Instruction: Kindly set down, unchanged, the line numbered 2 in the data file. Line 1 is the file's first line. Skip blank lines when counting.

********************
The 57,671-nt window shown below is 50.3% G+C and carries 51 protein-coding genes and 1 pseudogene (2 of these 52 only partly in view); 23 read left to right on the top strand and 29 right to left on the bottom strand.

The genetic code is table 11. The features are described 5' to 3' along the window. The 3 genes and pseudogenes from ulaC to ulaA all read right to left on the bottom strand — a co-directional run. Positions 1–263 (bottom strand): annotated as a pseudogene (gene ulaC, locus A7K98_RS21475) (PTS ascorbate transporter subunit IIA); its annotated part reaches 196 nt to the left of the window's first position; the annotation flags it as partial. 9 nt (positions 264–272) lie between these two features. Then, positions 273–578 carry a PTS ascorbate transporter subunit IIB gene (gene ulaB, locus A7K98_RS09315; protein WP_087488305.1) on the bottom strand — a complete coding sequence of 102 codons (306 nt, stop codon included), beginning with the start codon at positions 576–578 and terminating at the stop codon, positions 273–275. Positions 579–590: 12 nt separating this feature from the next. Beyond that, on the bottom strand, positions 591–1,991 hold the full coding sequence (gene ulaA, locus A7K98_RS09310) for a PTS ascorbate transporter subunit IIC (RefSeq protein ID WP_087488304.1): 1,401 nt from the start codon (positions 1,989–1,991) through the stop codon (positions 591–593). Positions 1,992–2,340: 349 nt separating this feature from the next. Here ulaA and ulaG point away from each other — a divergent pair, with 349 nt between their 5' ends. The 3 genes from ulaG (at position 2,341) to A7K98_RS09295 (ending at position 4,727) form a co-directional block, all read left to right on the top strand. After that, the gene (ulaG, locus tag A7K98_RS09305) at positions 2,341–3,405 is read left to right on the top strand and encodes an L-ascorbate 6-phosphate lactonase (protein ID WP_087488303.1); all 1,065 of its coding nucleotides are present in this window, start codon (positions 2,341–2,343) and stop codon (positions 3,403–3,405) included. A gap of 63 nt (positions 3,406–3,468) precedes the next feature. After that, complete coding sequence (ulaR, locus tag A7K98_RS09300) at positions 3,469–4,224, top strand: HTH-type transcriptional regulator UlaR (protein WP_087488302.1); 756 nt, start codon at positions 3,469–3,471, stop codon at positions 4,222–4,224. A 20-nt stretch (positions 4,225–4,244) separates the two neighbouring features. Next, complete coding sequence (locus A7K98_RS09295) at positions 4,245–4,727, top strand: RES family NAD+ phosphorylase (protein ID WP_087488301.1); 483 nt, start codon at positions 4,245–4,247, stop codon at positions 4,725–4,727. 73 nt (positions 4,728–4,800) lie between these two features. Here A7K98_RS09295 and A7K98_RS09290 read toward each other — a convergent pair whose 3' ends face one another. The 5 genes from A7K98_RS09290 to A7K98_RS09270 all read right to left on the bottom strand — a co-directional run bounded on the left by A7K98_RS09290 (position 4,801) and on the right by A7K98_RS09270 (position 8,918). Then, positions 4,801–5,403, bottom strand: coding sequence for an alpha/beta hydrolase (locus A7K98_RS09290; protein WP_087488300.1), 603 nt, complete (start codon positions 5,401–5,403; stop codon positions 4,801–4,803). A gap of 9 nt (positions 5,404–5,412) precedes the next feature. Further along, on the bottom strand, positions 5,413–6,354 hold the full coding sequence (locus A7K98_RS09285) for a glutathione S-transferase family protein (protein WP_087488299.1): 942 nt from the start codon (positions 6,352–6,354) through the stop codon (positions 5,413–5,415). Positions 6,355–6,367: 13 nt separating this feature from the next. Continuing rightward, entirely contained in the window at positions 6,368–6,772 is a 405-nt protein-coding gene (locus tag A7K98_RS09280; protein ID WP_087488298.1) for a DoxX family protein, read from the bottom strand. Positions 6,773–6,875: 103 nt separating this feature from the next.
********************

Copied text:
The genetic code is table 11. The features are described 5' to 3' along the window. The 3 genes and pseudogenes from ulaC to ulaA all read right to left on the bottom strand — a co-directional run. Positions 1–263 (bottom strand): annotated as a pseudogene (gene ulaC, locus A7K98_RS21475) (PTS ascorbate transporter subunit IIA); its annotated part reaches 196 nt to the left of the window's first position; the annotation flags it as partial. 9 nt (positions 264–272) lie between these two features. Then, positions 273–578 carry a PTS ascorbate transporter subunit IIB gene (gene ulaB, locus A7K98_RS09315; protein WP_087488305.1) on the bottom strand — a complete coding sequence of 102 codons (306 nt, stop codon included), beginning with the start codon at positions 576–578 and terminating at the stop codon, positions 273–275. Positions 579–590: 12 nt separating this feature from the next. Beyond that, on the bottom strand, positions 591–1,991 hold the full coding sequence (gene ulaA, locus A7K98_RS09310) for a PTS ascorbate transporter subunit IIC (RefSeq protein ID WP_087488304.1): 1,401 nt from the start codon (positions 1,989–1,991) through the stop codon (positions 591–593). Positions 1,992–2,340: 349 nt separating this feature from the next. Here ulaA and ulaG point away from each other — a divergent pair, with 349 nt between their 5' ends. The 3 genes from ulaG (at position 2,341) to A7K98_RS09295 (ending at position 4,727) form a co-directional block, all read left to right on the top strand. After that, the gene (ulaG, locus tag A7K98_RS09305) at positions 2,341–3,405 is read left to right on the top strand and encodes an L-ascorbate 6-phosphate lactonase (protein ID WP_087488303.1); all 1,065 of its coding nucleotides are present in this window, start codon (positions 2,341–2,343) and stop codon (positions 3,403–3,405) included. A gap of 63 nt (positions 3,406–3,468) precedes the next feature. After that, complete coding sequence (ulaR, locus tag A7K98_RS09300) at positions 3,469–4,224, top strand: HTH-type transcriptional regulator UlaR (protein WP_087488302.1); 756 nt, start codon at positions 3,469–3,471, stop codon at positions 4,222–4,224. A 20-nt stretch (positions 4,225–4,244) separates the two neighbouring features. Next, complete coding sequence (locus A7K98_RS09295) at positions 4,245–4,727, top strand: RES family NAD+ phosphorylase (protein ID WP_087488301.1); 483 nt, start codon at positions 4,245–4,247, stop codon at positions 4,725–4,727. 73 nt (positions 4,728–4,800) lie between these two features. Here A7K98_RS09295 and A7K98_RS09290 read toward each other — a convergent pair whose 3' ends face one another. The 5 genes from A7K98_RS09290 to A7K98_RS09270 all read right to left on the bottom strand — a co-directional run bounded on the left by A7K98_RS09290 (position 4,801) and on the right by A7K98_RS09270 (position 8,918). Then, positions 4,801–5,403, bottom strand: coding sequence for an alpha/beta hydrolase (locus A7K98_RS09290; protein WP_087488300.1), 603 nt, complete (start codon positions 5,401–5,403; stop codon positions 4,801–4,803). A gap of 9 nt (positions 5,404–5,412) precedes the next feature. Further along, on the bottom strand, positions 5,413–6,354 hold the full coding sequence (locus A7K98_RS09285) for a glutathione S-transferase family protein (protein WP_087488299.1): 942 nt from the start codon (positions 6,352–6,354) through the stop codon (positions 5,413–5,415). Positions 6,355–6,367: 13 nt separating this feature from the next. Continuing rightward, entirely contained in the window at positions 6,368–6,772 is a 405-nt protein-coding gene (locus tag A7K98_RS09280; protein ID WP_087488298.1) for a DoxX family protein, read from the bottom strand. Positions 6,773–6,875: 103 nt separating this feature from the next.